Sunday, September 14, 2008
One of our favorite annual events, the Brooklyn Book Festival brings together people on all sides of the book business--writers, readers, publishers, librarians, and booksellers--for a day of talks, workshops, and that most quintessential of book-related pastimes, browsing.
Wednesday, September 10, 2008
Featuring more than 1500 specimens and a life-size model of a rain forest, the Hall of Biodiversity is one of our favorite stops at the American Museum of Natural History, even if some of the animals are utterly terrifying.
Saturday, September 06, 2008
Heirloom tomatoes have been stopping traffic in the farmers' market for the past several weeks. Dozens upon dozens of varieties encompassing a wide array of shapes, colors, sizes, and tastes--many sporting terrific names like Green Zebra and Radiator Charlie's Mortgage Lifter--have filled the boxes and tables of area farmers. We used a mix-and-match sampler in our friend Howard's great farfalle recipe, making each bite a little bit different from the previous one, but just as delicious.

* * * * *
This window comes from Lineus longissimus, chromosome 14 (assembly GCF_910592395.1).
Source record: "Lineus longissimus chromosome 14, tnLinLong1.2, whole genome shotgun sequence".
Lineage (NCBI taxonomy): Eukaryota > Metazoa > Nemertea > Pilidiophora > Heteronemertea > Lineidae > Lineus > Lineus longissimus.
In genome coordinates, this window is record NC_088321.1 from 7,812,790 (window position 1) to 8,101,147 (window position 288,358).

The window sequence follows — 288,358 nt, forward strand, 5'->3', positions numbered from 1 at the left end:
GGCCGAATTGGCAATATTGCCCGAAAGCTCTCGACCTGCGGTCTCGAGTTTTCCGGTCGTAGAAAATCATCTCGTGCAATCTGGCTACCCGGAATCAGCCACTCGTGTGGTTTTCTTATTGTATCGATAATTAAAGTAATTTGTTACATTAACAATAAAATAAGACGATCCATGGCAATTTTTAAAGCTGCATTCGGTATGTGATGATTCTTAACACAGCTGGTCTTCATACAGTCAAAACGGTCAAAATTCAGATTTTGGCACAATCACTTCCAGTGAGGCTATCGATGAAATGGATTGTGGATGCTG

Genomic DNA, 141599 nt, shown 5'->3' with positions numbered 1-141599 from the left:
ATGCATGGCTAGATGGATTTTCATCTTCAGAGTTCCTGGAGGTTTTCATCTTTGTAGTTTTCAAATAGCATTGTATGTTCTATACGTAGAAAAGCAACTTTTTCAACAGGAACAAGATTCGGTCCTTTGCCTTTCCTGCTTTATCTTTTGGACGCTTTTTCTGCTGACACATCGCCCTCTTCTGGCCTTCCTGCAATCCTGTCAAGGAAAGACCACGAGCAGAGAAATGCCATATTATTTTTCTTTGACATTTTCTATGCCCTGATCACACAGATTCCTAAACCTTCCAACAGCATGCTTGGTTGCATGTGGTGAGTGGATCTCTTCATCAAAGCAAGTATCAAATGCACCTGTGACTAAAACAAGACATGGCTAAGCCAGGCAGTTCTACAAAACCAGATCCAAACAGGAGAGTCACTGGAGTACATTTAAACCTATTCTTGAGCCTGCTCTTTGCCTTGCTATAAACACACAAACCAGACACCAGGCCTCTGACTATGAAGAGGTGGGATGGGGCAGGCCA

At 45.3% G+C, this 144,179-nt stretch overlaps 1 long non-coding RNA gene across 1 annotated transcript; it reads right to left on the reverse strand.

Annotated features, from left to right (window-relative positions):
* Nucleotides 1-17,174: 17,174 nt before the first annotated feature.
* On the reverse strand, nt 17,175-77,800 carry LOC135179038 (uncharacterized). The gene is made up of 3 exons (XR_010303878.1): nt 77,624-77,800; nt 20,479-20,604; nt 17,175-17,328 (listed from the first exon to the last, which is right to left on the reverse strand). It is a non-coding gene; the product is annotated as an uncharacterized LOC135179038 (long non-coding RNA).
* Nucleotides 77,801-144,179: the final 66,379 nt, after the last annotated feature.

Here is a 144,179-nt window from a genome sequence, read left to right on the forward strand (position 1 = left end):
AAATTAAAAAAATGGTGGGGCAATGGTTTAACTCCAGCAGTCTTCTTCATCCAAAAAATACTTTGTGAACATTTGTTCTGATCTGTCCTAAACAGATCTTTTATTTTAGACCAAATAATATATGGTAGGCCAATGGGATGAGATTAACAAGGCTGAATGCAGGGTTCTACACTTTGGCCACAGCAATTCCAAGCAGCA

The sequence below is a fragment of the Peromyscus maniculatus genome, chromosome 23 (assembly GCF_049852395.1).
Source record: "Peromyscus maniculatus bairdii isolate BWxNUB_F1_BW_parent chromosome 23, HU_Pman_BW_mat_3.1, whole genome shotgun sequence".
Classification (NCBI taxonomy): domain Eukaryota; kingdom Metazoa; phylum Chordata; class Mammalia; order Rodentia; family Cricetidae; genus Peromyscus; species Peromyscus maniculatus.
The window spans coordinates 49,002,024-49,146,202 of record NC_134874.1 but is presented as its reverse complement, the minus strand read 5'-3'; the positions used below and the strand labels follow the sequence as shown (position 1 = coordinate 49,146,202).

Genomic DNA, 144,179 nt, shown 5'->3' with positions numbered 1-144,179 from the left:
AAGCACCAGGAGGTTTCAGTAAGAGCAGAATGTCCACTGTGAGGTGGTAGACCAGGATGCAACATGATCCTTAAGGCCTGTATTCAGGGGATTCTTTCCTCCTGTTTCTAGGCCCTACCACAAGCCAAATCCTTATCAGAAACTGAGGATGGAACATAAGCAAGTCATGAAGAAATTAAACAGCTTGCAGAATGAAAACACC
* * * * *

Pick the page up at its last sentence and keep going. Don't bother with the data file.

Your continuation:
Friday, September 05, 2008
We finished an outstanding birthday weekend with a trip to one of the best restaurants in town, Babbo. The flagship of Mario Batali's ever-expanding empire, Babbo serves gussied-up rustic Italian food in an atmosphere that manages to be urbane and rollicking at the same time. Babbo reservations are notoriously difficult to come by, but well worth it, with antipasti like an absolutely perfect insalata caprese and a plate of culatello, cured in-house for a year, that was such a terrific marriage of sweet and salty as to make us forget the months that have passed since we were in Rome. Our main dishes were richly flavorful spaghettini with lobster and spaghetti al telefono, made with fruity sungold tomatoes that provided a final burst of summer.